The trend towards faster chairlifts and gondolas has been well documented, but in recent seasons more and more resorts are looking to go one step further - and this is where the market for luxury lifts has boomed in the past few years.

Sitting on a warm, padded, leather seat, protected from the elements by a coloured bubble is now a normal part of the ski day in many resorts across the world. Indeed, never before have our ski lifts been more comfortable – but just how much further will it go? If the past few years are anything to go by, expect more exciting and innovative developments in the coming years.

Seat heating – the original luxury

On Boxing Day 2004, the first heated seats on a chairlift were offered to skiers at the Austrian resort of Lech. Lift manufacturers Doppelmayr were only able to heat five of the chairs at that point in time, but technology has come a long way since then!

Austria once again is leading the way and is home to the vast majority of world’s heated lifts – in fact the 18 heated chairlifts and gondolas at Saalbach is almost as many as the whole of France, Italy and Switzerland combined (based on stats from skiresort.info). This is an extraordinary statistic and when you consider that USA only built their first (at Canyons – now Park City) in 2010, Scandinavia (at Trysil in Norway) waited until 2012 and even bitterly cold Canada (at Sunshine Village) built their first in 2015, it is clear that Austria is the king of heated seats. So if you’re prone to suffering from the cold this should be the destination for you.

Leitner

High-end comfort

There is nothing worse than sitting on a soaking wet and hard chairlift seat or sitting in a bone-jarring, rickety old gondola. Most modern lifts are now at least built with padded seats, but others have gone that step further to enhance comfort and feature ergonomically designed, high end leather seats that would not look out of place in a luxury car or in a high-end airport lounge. Kitzbühel’s Brunn chairlift, a fast 8-seater built by Leitner last winter is the perfect example of this as it was first to feature Leitner’s Premium chair design, which aims to bring “business class to ski resorts”. Anyone lucky enough to have written it will attest to how much of a difference there is compared to old chair designs. The very same chair (albeit with blue designs) will be used at both Val Gardena and Ratschings in their new lifts for the winter ahead.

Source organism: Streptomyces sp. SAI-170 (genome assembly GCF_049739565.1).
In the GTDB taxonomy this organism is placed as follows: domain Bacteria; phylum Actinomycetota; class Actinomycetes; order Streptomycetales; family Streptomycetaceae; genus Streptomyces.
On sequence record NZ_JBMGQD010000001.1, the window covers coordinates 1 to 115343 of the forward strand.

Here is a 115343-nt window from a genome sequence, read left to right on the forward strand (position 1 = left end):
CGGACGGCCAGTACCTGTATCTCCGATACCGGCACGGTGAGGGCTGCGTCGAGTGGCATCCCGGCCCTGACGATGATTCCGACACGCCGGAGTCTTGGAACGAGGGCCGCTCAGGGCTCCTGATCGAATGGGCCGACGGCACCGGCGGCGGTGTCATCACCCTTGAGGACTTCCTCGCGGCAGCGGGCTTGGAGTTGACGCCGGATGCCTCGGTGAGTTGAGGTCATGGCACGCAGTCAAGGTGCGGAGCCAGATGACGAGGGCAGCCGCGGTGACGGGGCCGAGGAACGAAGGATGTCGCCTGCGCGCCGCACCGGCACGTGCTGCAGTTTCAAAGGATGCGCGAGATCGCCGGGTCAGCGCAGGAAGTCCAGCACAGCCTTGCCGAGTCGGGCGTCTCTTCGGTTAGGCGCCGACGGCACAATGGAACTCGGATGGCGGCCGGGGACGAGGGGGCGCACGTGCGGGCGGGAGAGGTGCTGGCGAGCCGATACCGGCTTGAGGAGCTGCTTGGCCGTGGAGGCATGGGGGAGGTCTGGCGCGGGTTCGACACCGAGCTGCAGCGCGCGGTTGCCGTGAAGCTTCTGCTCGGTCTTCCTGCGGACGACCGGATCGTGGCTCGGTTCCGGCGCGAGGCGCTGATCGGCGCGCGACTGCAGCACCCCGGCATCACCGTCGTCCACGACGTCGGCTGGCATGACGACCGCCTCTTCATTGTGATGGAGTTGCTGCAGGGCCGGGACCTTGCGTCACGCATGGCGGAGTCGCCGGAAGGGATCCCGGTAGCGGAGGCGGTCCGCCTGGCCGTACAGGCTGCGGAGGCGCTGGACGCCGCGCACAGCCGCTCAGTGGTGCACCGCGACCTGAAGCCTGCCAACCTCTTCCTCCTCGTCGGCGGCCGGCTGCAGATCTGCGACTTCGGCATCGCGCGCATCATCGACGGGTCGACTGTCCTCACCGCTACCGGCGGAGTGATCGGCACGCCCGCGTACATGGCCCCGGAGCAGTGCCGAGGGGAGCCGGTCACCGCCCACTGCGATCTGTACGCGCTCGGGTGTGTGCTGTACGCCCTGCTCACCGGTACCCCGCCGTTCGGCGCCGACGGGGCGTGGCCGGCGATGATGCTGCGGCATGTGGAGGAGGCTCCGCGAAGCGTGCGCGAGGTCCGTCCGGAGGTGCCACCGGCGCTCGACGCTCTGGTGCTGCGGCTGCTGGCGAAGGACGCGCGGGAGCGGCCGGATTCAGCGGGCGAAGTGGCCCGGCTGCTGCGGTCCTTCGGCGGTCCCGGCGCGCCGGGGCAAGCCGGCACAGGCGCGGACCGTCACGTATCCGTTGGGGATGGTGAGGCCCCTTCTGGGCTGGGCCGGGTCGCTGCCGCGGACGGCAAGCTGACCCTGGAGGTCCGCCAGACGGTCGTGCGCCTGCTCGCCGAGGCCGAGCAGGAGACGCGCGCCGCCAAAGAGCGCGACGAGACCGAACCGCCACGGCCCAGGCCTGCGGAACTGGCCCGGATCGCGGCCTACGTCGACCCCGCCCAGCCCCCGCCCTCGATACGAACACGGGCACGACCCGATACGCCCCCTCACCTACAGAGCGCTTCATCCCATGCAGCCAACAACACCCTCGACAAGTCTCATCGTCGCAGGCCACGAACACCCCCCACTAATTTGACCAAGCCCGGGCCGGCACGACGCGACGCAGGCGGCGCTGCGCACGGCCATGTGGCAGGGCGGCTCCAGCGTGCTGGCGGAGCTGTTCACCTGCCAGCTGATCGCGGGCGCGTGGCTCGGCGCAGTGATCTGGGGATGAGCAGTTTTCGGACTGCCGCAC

outsideonline.org

Ferrari & Porsche have got in the act

The design work does not just stop with making a luxury product for skiers and boarders to sit on, but also for people to look at. Keen to market to skiers at high-end resorts, car brands were quick to get in on the act and partner with lift manufacturers to make lifts look as striking as possible. If you’ve skied at Ischgl and used the new Pardatschgratbahn you will have ridden in a Ferrari designed cabin – this same design will be used at Stubai and Zermatt too. Then if you’ve visited Lenzerheide or Laax, Porsche have put their hand into the ski industry by designing a gondola at the former and a chairlift at the latter.

Michael Portmann

Rotating chairlifts & other “gimmicks”

With so many new lifts being built each year (this year well over a 100 have gone up at major resorts) the need to stand out is very important for resort marketing teams in particular, but also to provide guests with a unique ski experience. The aforementioned Porsche lift in Laax is the prime example of this. It rotates 45° as you leave the bottom station to give you a panoramic view of the stunning scenery in the valley that the lift runs up. Elsewhere, the rotating cable car concept developed at Titlis above Engelberg has been used in the new Mont Blanc Skyway on the Italian side of Europe’s highest mountain – ideal for showing off 360° panoramic views.
BMF Bartholet

So what’s next?

It is clear that lifts have come a long way but there is still more to come for certain. In the next five years, look out for the majority of new lifts to be designed to include heated leather seats and weather-protection bubbles. Surely resorts outside of Austria will also begin to catch up with the world-leaders too, the seat-heating on the new Solaise Gondola in Val d’Isere and on Italy’s two new 8-seat chairs are perhaps the starting point.

Also keep an eye open for further gimmicks that set a new lift apart from the rest. Whether this is more rotating chairlifts, wacky designs painted on to gondolas or a cable car capable of dishing out hot coffee – who knows?!